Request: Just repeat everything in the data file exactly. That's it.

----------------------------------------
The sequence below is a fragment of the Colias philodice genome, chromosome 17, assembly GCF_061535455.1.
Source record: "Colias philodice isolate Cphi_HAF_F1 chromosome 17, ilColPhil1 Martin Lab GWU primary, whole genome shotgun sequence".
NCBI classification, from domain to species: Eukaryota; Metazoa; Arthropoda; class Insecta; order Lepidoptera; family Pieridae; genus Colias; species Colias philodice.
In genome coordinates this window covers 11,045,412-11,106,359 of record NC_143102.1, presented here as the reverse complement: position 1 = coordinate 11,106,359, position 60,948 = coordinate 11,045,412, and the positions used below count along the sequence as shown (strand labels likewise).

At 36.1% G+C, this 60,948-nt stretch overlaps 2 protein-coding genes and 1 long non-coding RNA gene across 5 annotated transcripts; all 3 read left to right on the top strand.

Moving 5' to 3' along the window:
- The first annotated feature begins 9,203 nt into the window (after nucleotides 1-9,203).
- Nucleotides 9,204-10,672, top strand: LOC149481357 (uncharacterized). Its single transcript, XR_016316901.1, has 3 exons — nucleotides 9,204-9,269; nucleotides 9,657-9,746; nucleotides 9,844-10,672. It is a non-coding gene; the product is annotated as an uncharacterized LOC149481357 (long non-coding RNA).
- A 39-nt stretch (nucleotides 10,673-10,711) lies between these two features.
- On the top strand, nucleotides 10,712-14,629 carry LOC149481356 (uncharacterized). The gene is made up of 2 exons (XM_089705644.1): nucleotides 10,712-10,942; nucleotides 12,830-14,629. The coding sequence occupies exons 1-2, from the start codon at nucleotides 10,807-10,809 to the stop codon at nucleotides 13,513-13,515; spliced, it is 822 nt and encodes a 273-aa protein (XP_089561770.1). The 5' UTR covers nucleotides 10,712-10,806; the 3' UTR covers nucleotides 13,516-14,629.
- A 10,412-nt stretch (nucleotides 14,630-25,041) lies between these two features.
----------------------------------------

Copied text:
The sequence below is a fragment of the Colias philodice genome, chromosome 17, assembly GCF_061535455.1.
Source record: "Colias philodice isolate Cphi_HAF_F1 chromosome 17, ilColPhil1 Martin Lab GWU primary, whole genome shotgun sequence".
NCBI classification, from domain to species: Eukaryota; Metazoa; Arthropoda; class Insecta; order Lepidoptera; family Pieridae; genus Colias; species Colias philodice.
In genome coordinates this window covers 11,045,412-11,106,359 of record NC_143102.1, presented here as the reverse complement: position 1 = coordinate 11,106,359, position 60,948 = coordinate 11,045,412, and the positions used below count along the sequence as shown (strand labels likewise).

At 36.1% G+C, this 60,948-nt stretch overlaps 2 protein-coding genes and 1 long non-coding RNA gene across 5 annotated transcripts; all 3 read left to right on the top strand.

Moving 5' to 3' along the window:
- The first annotated feature begins 9,203 nt into the window (after nucleotides 1-9,203).
- Nucleotides 9,204-10,672, top strand: LOC149481357 (uncharacterized). Its single transcript, XR_016316901.1, has 3 exons — nucleotides 9,204-9,269; nucleotides 9,657-9,746; nucleotides 9,844-10,672. It is a non-coding gene; the product is annotated as an uncharacterized LOC149481357 (long non-coding RNA).
- A 39-nt stretch (nucleotides 10,673-10,711) lies between these two features.
- On the top strand, nucleotides 10,712-14,629 carry LOC149481356 (uncharacterized). The gene is made up of 2 exons (XM_089705644.1): nucleotides 10,712-10,942; nucleotides 12,830-14,629. The coding sequence occupies exons 1-2, from the start codon at nucleotides 10,807-10,809 to the stop codon at nucleotides 13,513-13,515; spliced, it is 822 nt and encodes a 273-aa protein (XP_089561770.1). The 5' UTR covers nucleotides 10,712-10,806; the 3' UTR covers nucleotides 13,516-14,629.
- A 10,412-nt stretch (nucleotides 14,630-25,041) lies between these two features.